Summit Entertainment has set a pay-television plan for its post-"Twilight" era, signing an exclusive agreement for its movies with HBO that runs from 2013 until 2017.
The Santa Monica independent studio is switching away from HBO rival Showtime: Its current deal to distribute its movies on Showtime expires at the end of next year. The Showtime agreement, reached in late 2008, includes all of Summit's five "Twilight" movies, the last two of which are scheduled to hit theaters in November 2011 and November 2012.
Summit will be looking to build new franchises starting in 2013 that will fall under the HBO agreement, including a reboot of the action series "Highlander" and an adaptation of the science-fiction book "Ender's Game."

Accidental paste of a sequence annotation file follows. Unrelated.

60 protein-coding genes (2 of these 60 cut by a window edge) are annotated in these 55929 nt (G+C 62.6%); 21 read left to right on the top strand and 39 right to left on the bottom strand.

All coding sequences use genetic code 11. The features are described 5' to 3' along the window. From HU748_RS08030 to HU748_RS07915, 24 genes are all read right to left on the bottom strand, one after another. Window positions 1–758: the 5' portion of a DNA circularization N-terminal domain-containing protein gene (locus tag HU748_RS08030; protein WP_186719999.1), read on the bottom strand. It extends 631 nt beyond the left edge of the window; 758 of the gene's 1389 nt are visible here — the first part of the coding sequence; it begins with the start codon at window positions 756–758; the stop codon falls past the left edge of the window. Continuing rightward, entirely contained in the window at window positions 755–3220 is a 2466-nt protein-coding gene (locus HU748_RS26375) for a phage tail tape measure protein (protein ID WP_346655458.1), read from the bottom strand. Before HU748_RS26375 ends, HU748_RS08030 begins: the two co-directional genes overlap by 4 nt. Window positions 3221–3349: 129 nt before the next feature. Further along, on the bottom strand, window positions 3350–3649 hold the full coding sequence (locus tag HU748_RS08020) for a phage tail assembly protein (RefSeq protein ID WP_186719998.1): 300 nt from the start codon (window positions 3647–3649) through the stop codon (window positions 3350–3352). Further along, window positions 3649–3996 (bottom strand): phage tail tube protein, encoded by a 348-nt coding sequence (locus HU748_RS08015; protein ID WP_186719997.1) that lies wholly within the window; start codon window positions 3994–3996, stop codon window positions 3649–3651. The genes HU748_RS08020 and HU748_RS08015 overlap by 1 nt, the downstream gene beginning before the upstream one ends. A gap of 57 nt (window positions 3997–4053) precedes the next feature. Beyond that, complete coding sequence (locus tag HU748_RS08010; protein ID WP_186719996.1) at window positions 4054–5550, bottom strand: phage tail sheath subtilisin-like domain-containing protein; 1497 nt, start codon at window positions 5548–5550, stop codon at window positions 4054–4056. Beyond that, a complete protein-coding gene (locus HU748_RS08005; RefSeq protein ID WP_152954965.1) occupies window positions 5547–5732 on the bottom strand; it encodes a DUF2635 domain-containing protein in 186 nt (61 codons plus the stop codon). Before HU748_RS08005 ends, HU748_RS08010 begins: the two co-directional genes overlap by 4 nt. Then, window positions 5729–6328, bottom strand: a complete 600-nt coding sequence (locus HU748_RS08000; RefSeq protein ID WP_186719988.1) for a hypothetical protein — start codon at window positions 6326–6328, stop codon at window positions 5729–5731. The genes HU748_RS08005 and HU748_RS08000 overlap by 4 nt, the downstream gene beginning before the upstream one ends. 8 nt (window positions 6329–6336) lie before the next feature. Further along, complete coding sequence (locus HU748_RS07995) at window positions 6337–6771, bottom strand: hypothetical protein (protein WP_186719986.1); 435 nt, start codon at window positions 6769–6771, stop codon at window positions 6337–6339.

With the impending departure of Summit, Showtime has few studios providing it with new films. They include its corporate sibling CBS Films as well as Weinstein Co. and DreamWorks Studios. Increasingly, Showtime relies on its original series — such as "Nurse Jackie" and the upcoming drama "Homeland" — to draw subscribers.
HBO, meanwhile, faces increasing competition from Netflix for pay-TV deals. In the last year, Netflix has signed agreements with independent studios Relativity Media and FilmDistrict to put their movies on its Internet streaming service instead of on premium cable networks.
Pay-television networks spend billions of dollars for the exclusive rights to broadcast movies starting about six months after they hit theaters.